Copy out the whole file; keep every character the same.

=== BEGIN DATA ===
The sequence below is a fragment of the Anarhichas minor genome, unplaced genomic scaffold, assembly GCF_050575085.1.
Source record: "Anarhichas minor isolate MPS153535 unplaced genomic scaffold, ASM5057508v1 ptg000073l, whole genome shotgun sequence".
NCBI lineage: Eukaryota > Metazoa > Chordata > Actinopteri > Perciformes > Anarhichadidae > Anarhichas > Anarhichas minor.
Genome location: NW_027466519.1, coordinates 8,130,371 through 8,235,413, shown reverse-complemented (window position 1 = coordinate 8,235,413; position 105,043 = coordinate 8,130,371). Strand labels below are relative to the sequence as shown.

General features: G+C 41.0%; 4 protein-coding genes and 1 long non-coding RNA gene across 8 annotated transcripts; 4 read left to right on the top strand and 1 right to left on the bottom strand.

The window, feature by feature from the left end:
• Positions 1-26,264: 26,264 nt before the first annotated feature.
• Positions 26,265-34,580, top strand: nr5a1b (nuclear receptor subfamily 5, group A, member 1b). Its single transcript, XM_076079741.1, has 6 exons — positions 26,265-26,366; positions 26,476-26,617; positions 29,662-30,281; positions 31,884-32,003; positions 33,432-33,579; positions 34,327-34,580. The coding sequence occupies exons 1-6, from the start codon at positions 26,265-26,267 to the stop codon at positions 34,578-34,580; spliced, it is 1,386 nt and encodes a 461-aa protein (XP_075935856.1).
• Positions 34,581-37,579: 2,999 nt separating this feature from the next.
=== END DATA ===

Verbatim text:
The sequence below is a fragment of the Anarhichas minor genome, unplaced genomic scaffold, assembly GCF_050575085.1.
Source record: "Anarhichas minor isolate MPS153535 unplaced genomic scaffold, ASM5057508v1 ptg000073l, whole genome shotgun sequence".
NCBI lineage: Eukaryota > Metazoa > Chordata > Actinopteri > Perciformes > Anarhichadidae > Anarhichas > Anarhichas minor.
Genome location: NW_027466519.1, coordinates 8,130,371 through 8,235,413, shown reverse-complemented (window position 1 = coordinate 8,235,413; position 105,043 = coordinate 8,130,371). Strand labels below are relative to the sequence as shown.

General features: G+C 41.0%; 4 protein-coding genes and 1 long non-coding RNA gene across 8 annotated transcripts; 4 read left to right on the top strand and 1 right to left on the bottom strand.

The window, feature by feature from the left end:
• Positions 1-26,264: 26,264 nt before the first annotated feature.
• Positions 26,265-34,580, top strand: nr5a1b (nuclear receptor subfamily 5, group A, member 1b). Its single transcript, XM_076079741.1, has 6 exons — positions 26,265-26,366; positions 26,476-26,617; positions 29,662-30,281; positions 31,884-32,003; positions 33,432-33,579; positions 34,327-34,580. The coding sequence occupies exons 1-6, from the start codon at positions 26,265-26,267 to the stop codon at positions 34,578-34,580; spliced, it is 1,386 nt and encodes a 461-aa protein (XP_075935856.1).
• Positions 34,581-37,579: 2,999 nt separating this feature from the next.